Advisory Committee Chair
Advisory Committee Members
Date of Award
Degree Name by School
Master of Arts in Education (MAE) School of Education
Queen of Swords, titled after a card in the tarot signifying an independent, incisive woman that often keeps others at “sword’s length,” is the fictional story of Birmingham heiress Reagan Norcross. Beautiful, educated, wealthy, and accomplished, Reagan is more unhappy than she’s ever been. So when an old fling, Russell Harris, takes a job at her family’s construction and design firm, Norcross Lasting, it seems like a sign that everything is going to turn around. But even as her interactions with Russell in and out of the office become more like a romance novel, Reagan’s unhappiness and instability only get worse, ultimately culminating in a total mental break.Using the imagery of the tarot, Queen of Swords shines a light on the ways in which the business world forces women to value facade over authenticity or accomplishment. Like Birmingham’s multicolored lights attempt to distract from the city’s issues with seg- regation and homelessness, Reagan uses her appearance and corporate success to hide from her unhappiness. As her facade begins to crumble under the pressure of an uncomfortable workplace, she realizes she’s lost track of what exists beneath it. The novel follows the ensuing cycle of constant self-analysis and inability to understand what she wants, while also traversing Birmingham’s class disparities via her relationships with her family and peers. Through Reagan’s inability to uphold the expectations of her job and family, Queen of Swords portrays millennial women’s struggle to define success in a climate and economy that makes traditional definitions fundamentally unattainable.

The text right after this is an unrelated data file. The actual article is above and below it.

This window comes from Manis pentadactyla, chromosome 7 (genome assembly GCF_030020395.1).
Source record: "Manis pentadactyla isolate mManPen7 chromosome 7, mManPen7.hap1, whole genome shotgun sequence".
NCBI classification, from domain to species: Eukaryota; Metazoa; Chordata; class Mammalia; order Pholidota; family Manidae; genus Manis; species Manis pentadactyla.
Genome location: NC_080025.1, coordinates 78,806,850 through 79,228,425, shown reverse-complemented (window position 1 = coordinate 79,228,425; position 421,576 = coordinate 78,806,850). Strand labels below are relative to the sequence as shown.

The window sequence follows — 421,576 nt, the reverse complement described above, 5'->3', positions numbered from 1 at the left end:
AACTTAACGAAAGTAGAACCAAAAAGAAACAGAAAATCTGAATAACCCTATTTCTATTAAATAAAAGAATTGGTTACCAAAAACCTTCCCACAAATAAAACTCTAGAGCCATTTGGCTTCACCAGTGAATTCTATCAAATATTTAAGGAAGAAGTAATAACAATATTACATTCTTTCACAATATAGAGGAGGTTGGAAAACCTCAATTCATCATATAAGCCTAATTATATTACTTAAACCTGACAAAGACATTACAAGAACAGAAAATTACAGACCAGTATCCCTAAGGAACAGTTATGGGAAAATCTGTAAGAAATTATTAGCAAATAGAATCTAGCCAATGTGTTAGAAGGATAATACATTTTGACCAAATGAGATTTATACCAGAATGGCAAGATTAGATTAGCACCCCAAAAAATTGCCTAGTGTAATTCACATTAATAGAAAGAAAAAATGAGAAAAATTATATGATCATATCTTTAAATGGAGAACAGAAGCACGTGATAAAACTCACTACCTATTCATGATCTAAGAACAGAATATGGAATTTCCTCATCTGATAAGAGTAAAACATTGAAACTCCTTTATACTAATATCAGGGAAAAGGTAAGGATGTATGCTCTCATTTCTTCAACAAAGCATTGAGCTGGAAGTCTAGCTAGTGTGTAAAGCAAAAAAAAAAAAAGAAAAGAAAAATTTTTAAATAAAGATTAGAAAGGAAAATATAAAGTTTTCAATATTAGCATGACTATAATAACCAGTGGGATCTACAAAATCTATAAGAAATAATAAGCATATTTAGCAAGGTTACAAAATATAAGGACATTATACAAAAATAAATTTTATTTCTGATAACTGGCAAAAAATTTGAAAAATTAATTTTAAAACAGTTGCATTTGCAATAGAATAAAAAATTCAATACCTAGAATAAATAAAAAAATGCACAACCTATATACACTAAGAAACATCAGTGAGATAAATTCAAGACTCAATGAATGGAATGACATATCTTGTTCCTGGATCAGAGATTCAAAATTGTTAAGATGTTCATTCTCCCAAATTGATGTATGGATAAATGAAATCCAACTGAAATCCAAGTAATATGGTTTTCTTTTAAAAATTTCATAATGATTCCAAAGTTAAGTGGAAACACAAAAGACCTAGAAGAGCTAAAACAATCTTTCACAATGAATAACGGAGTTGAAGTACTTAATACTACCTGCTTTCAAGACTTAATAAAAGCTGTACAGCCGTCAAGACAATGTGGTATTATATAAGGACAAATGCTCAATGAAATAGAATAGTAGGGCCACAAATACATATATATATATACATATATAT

Chambliss, Mary Elizabeth, "Queen of Swords" (2021). All ETDs from UAB. 761.